I sorely miss slowly and quietly wandering independent bookstores, but in a way I feel more connected than ever to my local book shop.
Since the onset of the pandemic, I’ve had several small but memorable conversations on the phone, inquiring about different books, or asking for recommendations for my son—an emerging reader. Leaving my home to go pick up a book has brought me excitement, focus, and has practically become an event in and of itself! Retrieving a book I can escape into and find comfort in has been a lifeline.
Or perhaps I feel more connected than ever because I notice the loss, or what’s missing when convening in this magical neighbourhood space is not possible. This year (or past 14 months) has allowed me to reevaluate the value that independent bookstores bring to a neighbourhood, and the important role they play in nurturing community connection.
April 24th is Canadian Independent Bookstore Day, and we caught up with Laura Ash, Co-owner of Another Story Bookshop, to find out how the beloved Roncesvalles Village store, has managed daily life in the pandemic and what they will be doing this weekend to mark the occasion. Laura also shares which books were the most requested from her store this year, or excellent reading lists for both adults and kids.
What has it been like to be an independent bookstore in the pandemic? Aside from the obvious of forcing to close your doors and move to curbside pickup…would you say your role in the community has shifted? What feels the most different?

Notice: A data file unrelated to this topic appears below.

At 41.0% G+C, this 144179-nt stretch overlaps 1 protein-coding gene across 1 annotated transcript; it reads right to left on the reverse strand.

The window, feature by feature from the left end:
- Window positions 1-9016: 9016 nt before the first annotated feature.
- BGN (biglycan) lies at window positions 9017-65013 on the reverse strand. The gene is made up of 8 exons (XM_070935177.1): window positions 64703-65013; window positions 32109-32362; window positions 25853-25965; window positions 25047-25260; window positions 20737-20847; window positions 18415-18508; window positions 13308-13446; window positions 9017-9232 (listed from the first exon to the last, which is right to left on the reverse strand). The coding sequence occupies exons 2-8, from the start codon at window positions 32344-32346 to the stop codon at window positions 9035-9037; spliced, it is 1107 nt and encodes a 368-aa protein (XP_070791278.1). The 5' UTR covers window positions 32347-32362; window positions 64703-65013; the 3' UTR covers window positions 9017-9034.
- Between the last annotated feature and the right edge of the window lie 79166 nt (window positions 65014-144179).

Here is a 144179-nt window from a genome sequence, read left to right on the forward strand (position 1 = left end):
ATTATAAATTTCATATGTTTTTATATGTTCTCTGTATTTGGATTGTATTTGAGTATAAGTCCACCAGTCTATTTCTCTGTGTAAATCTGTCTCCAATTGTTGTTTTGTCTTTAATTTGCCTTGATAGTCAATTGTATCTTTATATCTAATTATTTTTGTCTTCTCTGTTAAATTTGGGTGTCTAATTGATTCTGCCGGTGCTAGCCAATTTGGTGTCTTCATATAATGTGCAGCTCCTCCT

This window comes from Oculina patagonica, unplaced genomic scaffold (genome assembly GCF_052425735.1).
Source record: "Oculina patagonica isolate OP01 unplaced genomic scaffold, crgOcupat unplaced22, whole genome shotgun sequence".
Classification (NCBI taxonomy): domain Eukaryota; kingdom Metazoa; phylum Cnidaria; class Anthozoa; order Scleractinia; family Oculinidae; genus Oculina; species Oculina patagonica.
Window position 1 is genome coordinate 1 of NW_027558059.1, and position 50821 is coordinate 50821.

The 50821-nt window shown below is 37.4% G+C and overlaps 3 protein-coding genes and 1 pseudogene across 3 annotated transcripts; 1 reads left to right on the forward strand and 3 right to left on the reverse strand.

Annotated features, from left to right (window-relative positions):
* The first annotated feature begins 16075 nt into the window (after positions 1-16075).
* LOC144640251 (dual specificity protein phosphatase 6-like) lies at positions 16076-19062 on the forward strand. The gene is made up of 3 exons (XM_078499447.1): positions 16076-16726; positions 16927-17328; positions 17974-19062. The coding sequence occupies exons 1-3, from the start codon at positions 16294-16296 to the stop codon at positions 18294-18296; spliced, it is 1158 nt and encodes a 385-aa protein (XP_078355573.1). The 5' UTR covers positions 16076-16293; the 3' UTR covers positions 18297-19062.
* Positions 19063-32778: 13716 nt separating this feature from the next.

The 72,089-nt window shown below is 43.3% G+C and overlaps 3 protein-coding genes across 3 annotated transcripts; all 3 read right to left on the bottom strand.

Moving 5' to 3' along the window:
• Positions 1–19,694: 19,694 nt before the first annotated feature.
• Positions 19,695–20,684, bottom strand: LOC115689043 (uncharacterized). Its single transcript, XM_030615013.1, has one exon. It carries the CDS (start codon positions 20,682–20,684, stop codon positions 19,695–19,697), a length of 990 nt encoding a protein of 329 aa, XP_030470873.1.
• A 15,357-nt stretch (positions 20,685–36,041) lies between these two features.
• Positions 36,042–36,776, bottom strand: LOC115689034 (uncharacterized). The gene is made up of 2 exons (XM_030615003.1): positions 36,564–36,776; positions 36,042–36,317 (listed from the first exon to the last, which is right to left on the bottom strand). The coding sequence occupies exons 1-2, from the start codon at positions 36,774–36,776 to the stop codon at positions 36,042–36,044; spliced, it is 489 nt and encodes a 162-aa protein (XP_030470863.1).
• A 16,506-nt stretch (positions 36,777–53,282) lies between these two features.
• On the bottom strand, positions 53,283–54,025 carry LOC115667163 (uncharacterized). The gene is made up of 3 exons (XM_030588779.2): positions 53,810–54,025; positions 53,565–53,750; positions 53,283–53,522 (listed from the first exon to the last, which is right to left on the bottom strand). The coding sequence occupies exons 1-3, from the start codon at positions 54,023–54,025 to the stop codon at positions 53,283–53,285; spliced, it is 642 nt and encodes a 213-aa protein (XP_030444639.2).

I would say our role has somewhat shifted. We can provide recommendations and book lists over the phone or through email but it’s not quite the same as being able to show & tell why these books matter. Using social media for book talks and reviews has helped us a bit with this. We also used our space to provide authors and community members a place to host free meetings and book launches, and while most our events happen offsite, having this available for our community was important to us. Our biggest shift has been with our wholesale as schools are looking to update their collections. After a quiet 2 years with the strike and then the lockdown our small in store staff has switched from bookshop to warehouse quite quickly – of course that comes with its own set of interesting challenges but we, like others, have made the best of it.
In your opinion, has reading changed? What changes have you noticed in habits?
During the first few months I noticed a lot of backlist buying. Books that we hadn’t had in stock for years like 90’s bestsellers, an epic 12 books series or the 1st novel of an author whose 3rd novel was a bestseller this year. Lots of great young adult requests too, which is always lovely to see… oh and the cookbooks – we sold so many it was hard to keep them in stock. Then you saw a big switch to more current non-fiction and memoir as people wanted to be more informed and engaged with the Black and Indigenous communities here and in the US. I would say now things are pretty much back to the normal buying habits we expect to see. Still a lot of cookbooks though!
What books have been your hottest sellers in 2021 so far? For adults, and for kids?
For adults it has been “The Skin We’re In” by Desmond Cole, “How to Pronounce Knife: Stories” by Souvankham Thammavongsa, “Policing Black Lives” by Robyn Maynard, “Braiding Sweetgrass” by Robin Wall Kimmerer, “Gutter Child” by Jael Richardson, “A History of My Brief Body” by Billy-Ray Belcourt, “On Property” by Rinaldo Walcott, “Seven” by Farzana Doctor, “Brother” by David Chariandy & “Noopiming: The Cure for White Ladies” by Leanne Betasamos Simpson